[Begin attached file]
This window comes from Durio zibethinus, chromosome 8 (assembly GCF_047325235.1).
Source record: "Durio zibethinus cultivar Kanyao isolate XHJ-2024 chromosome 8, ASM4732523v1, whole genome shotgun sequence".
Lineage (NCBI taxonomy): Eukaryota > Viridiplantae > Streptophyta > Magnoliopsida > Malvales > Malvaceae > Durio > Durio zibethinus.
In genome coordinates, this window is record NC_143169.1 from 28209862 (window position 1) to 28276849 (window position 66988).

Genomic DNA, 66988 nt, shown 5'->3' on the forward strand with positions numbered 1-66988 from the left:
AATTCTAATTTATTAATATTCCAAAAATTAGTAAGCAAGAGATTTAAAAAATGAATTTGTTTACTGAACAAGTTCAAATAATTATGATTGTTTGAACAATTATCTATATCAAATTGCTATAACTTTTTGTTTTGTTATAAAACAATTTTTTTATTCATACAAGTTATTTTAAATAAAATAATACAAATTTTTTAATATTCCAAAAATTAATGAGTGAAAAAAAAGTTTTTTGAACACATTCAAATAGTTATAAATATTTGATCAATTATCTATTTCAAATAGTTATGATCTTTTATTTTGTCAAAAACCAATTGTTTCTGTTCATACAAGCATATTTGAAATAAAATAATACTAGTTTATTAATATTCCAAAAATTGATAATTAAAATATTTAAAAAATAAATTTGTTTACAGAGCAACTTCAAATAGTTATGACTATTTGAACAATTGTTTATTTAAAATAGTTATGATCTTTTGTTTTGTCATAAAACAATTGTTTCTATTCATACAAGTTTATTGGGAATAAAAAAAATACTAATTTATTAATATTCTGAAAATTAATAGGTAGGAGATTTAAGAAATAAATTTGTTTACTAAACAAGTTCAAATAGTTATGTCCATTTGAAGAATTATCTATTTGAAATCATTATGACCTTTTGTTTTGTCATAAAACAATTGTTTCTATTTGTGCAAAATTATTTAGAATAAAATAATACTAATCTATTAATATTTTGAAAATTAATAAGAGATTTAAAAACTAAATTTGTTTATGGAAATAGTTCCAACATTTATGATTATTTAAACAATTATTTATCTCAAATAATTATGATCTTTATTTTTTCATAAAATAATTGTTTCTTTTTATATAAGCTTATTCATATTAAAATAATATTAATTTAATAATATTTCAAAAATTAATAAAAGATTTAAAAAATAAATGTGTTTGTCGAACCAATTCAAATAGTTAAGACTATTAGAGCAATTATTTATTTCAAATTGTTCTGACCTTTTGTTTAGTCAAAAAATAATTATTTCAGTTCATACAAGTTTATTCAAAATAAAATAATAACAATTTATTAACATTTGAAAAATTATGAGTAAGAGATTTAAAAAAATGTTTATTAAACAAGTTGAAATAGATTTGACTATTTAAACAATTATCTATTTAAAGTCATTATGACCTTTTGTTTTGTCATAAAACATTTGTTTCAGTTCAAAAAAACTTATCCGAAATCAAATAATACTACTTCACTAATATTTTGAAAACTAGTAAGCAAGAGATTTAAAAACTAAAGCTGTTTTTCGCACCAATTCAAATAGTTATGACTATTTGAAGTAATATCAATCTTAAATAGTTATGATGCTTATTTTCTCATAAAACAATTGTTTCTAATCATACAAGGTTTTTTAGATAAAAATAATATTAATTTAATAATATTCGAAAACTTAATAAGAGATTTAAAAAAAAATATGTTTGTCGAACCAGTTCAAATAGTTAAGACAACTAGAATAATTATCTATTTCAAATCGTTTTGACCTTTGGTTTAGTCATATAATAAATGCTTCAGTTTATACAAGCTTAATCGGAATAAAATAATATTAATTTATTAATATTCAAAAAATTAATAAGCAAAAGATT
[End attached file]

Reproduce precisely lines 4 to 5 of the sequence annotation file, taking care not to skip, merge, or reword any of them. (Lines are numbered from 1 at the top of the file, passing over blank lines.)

In genome coordinates, this window is record NC_143169.1 from 28209862 (window position 1) to 28276849 (window position 66988).

Genomic DNA, 66988 nt, shown 5'->3' on the forward strand with positions numbered 1-66988 from the left: